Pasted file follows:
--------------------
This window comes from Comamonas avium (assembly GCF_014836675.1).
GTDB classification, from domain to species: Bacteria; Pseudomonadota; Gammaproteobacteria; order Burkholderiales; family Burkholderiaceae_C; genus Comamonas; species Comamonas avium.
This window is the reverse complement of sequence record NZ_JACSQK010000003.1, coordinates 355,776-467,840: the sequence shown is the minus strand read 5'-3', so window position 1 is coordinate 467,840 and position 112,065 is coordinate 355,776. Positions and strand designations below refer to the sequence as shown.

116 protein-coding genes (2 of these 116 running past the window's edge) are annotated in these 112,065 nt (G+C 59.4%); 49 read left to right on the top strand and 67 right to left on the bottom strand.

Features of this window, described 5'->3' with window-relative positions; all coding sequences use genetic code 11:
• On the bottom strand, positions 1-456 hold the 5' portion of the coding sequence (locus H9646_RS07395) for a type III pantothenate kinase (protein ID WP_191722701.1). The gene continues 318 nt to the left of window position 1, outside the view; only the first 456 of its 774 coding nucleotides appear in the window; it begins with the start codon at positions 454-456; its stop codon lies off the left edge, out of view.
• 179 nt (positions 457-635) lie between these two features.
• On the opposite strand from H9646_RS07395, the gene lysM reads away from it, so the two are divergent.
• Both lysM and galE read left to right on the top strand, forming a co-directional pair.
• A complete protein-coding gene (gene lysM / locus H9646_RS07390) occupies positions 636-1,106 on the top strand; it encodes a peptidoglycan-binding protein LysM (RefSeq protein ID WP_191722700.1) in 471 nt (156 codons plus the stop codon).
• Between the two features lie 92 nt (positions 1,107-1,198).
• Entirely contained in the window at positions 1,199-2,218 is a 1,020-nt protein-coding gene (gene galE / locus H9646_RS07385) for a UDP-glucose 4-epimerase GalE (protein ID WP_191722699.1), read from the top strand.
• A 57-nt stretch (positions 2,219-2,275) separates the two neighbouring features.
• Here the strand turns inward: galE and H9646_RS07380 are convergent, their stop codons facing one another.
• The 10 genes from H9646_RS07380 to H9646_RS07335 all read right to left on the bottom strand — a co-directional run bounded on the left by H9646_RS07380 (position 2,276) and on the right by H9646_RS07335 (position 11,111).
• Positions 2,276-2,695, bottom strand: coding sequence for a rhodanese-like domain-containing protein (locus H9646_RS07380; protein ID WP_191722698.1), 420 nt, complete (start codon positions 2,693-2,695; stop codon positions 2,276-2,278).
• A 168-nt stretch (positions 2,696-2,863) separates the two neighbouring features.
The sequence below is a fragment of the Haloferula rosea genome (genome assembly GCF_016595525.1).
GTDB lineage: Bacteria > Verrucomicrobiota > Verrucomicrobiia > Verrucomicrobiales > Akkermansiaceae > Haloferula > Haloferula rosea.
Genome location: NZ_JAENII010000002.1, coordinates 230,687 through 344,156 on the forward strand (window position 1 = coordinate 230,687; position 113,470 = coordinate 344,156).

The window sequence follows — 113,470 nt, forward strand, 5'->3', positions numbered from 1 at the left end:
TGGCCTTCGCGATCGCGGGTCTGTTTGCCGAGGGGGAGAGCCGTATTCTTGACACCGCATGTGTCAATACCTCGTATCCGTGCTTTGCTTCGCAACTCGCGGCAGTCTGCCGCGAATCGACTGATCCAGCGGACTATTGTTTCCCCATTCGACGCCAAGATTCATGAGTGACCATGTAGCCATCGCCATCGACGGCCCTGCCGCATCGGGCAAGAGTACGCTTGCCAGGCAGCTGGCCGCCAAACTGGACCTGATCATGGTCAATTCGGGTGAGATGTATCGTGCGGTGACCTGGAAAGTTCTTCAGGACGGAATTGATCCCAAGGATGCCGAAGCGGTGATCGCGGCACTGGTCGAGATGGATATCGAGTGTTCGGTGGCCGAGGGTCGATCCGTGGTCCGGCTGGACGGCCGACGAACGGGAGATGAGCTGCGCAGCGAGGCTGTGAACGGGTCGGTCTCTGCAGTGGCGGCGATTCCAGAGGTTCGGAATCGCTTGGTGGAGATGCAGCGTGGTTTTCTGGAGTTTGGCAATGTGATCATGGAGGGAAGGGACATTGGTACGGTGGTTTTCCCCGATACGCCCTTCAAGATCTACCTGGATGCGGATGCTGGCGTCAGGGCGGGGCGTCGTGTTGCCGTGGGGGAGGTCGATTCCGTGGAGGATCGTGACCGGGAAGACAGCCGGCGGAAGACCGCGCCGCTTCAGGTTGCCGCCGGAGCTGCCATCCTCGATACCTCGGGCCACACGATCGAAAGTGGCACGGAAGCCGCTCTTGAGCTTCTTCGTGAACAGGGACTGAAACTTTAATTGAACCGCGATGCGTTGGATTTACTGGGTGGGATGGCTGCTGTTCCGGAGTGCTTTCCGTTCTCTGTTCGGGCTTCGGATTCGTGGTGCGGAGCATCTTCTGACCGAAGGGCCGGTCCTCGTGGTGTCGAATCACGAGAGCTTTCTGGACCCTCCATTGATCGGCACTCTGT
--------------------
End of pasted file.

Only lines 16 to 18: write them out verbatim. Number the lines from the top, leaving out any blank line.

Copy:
• Positions 2,276-2,695, bottom strand: coding sequence for a rhodanese-like domain-containing protein (locus H9646_RS07380; protein ID WP_191722698.1), 420 nt, complete (start codon positions 2,693-2,695; stop codon positions 2,276-2,278).
• A 168-nt stretch (positions 2,696-2,863) separates the two neighbouring features.
The sequence below is a fragment of the Haloferula rosea genome (genome assembly GCF_016595525.1).